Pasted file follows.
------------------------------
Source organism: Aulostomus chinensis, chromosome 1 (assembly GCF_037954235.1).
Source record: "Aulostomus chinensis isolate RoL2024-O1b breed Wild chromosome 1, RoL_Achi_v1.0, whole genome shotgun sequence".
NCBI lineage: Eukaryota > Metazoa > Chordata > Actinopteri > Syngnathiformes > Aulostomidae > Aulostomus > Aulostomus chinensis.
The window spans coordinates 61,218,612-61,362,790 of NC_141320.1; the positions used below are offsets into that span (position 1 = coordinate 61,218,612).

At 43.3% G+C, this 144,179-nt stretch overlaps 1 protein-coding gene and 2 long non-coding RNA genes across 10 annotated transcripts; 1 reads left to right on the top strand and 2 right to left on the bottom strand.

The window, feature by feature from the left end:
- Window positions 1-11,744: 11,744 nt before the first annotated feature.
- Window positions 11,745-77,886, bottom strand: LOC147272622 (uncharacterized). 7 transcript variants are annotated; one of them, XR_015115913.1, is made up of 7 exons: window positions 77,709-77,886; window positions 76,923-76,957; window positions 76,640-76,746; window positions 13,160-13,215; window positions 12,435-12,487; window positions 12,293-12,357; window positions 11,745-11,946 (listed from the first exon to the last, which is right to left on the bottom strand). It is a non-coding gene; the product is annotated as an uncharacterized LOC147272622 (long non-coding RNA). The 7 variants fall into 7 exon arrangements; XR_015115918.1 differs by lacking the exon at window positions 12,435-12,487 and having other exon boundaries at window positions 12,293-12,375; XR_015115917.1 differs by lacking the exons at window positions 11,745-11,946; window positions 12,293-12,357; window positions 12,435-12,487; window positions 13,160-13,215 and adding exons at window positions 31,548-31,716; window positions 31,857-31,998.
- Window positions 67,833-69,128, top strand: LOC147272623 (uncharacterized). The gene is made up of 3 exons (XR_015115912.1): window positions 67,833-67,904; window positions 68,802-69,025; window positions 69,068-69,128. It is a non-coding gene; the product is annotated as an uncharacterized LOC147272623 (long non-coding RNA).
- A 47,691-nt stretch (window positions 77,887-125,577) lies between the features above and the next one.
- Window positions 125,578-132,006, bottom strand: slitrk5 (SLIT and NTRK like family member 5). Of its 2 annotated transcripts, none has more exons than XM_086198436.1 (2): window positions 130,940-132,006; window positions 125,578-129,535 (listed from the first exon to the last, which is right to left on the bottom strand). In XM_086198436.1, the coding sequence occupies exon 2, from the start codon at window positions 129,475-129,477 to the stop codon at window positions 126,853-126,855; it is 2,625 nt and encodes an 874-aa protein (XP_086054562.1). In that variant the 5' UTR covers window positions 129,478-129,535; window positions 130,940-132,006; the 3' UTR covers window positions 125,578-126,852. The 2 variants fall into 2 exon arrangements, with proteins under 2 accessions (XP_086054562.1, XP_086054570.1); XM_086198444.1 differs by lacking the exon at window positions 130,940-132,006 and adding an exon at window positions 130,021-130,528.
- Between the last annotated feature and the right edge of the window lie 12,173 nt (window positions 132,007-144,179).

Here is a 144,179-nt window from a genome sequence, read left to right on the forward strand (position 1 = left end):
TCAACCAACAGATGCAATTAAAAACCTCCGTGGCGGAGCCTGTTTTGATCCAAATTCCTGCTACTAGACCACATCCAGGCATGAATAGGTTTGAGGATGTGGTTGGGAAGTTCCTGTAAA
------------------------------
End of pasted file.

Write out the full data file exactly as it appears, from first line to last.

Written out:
Source organism: Aulostomus chinensis, chromosome 1 (assembly GCF_037954235.1).
Source record: "Aulostomus chinensis isolate RoL2024-O1b breed Wild chromosome 1, RoL_Achi_v1.0, whole genome shotgun sequence".
NCBI lineage: Eukaryota > Metazoa > Chordata > Actinopteri > Syngnathiformes > Aulostomidae > Aulostomus > Aulostomus chinensis.
The window spans coordinates 61,218,612-61,362,790 of NC_141320.1; the positions used below are offsets into that span (position 1 = coordinate 61,218,612).

At 43.3% G+C, this 144,179-nt stretch overlaps 1 protein-coding gene and 2 long non-coding RNA genes across 10 annotated transcripts; 1 reads left to right on the top strand and 2 right to left on the bottom strand.

The window, feature by feature from the left end:
- Window positions 1-11,744: 11,744 nt before the first annotated feature.
- Window positions 11,745-77,886, bottom strand: LOC147272622 (uncharacterized). 7 transcript variants are annotated; one of them, XR_015115913.1, is made up of 7 exons: window positions 77,709-77,886; window positions 76,923-76,957; window positions 76,640-76,746; window positions 13,160-13,215; window positions 12,435-12,487; window positions 12,293-12,357; window positions 11,745-11,946 (listed from the first exon to the last, which is right to left on the bottom strand). It is a non-coding gene; the product is annotated as an uncharacterized LOC147272622 (long non-coding RNA). The 7 variants fall into 7 exon arrangements; XR_015115918.1 differs by lacking the exon at window positions 12,435-12,487 and having other exon boundaries at window positions 12,293-12,375; XR_015115917.1 differs by lacking the exons at window positions 11,745-11,946; window positions 12,293-12,357; window positions 12,435-12,487; window positions 13,160-13,215 and adding exons at window positions 31,548-31,716; window positions 31,857-31,998.
- Window positions 67,833-69,128, top strand: LOC147272623 (uncharacterized). The gene is made up of 3 exons (XR_015115912.1): window positions 67,833-67,904; window positions 68,802-69,025; window positions 69,068-69,128. It is a non-coding gene; the product is annotated as an uncharacterized LOC147272623 (long non-coding RNA).
- A 47,691-nt stretch (window positions 77,887-125,577) lies between the features above and the next one.
- Window positions 125,578-132,006, bottom strand: slitrk5 (SLIT and NTRK like family member 5). Of its 2 annotated transcripts, none has more exons than XM_086198436.1 (2): window positions 130,940-132,006; window positions 125,578-129,535 (listed from the first exon to the last, which is right to left on the bottom strand). In XM_086198436.1, the coding sequence occupies exon 2, from the start codon at window positions 129,475-129,477 to the stop codon at window positions 126,853-126,855; it is 2,625 nt and encodes an 874-aa protein (XP_086054562.1). In that variant the 5' UTR covers window positions 129,478-129,535; window positions 130,940-132,006; the 3' UTR covers window positions 125,578-126,852. The 2 variants fall into 2 exon arrangements, with proteins under 2 accessions (XP_086054562.1, XP_086054570.1); XM_086198444.1 differs by lacking the exon at window positions 130,940-132,006 and adding an exon at window positions 130,021-130,528.
- Between the last annotated feature and the right edge of the window lie 12,173 nt (window positions 132,007-144,179).

Here is a 144,179-nt window from a genome sequence, read left to right on the forward strand (position 1 = left end):
TCAACCAACAGATGCAATTAAAAACCTCCGTGGCGGAGCCTGTTTTGATCCAAATTCCTGCTACTAGACCACATCCAGGCATGAATAGGTTTGAGGATGTGGTTGGGAAGTTCCTGTAAA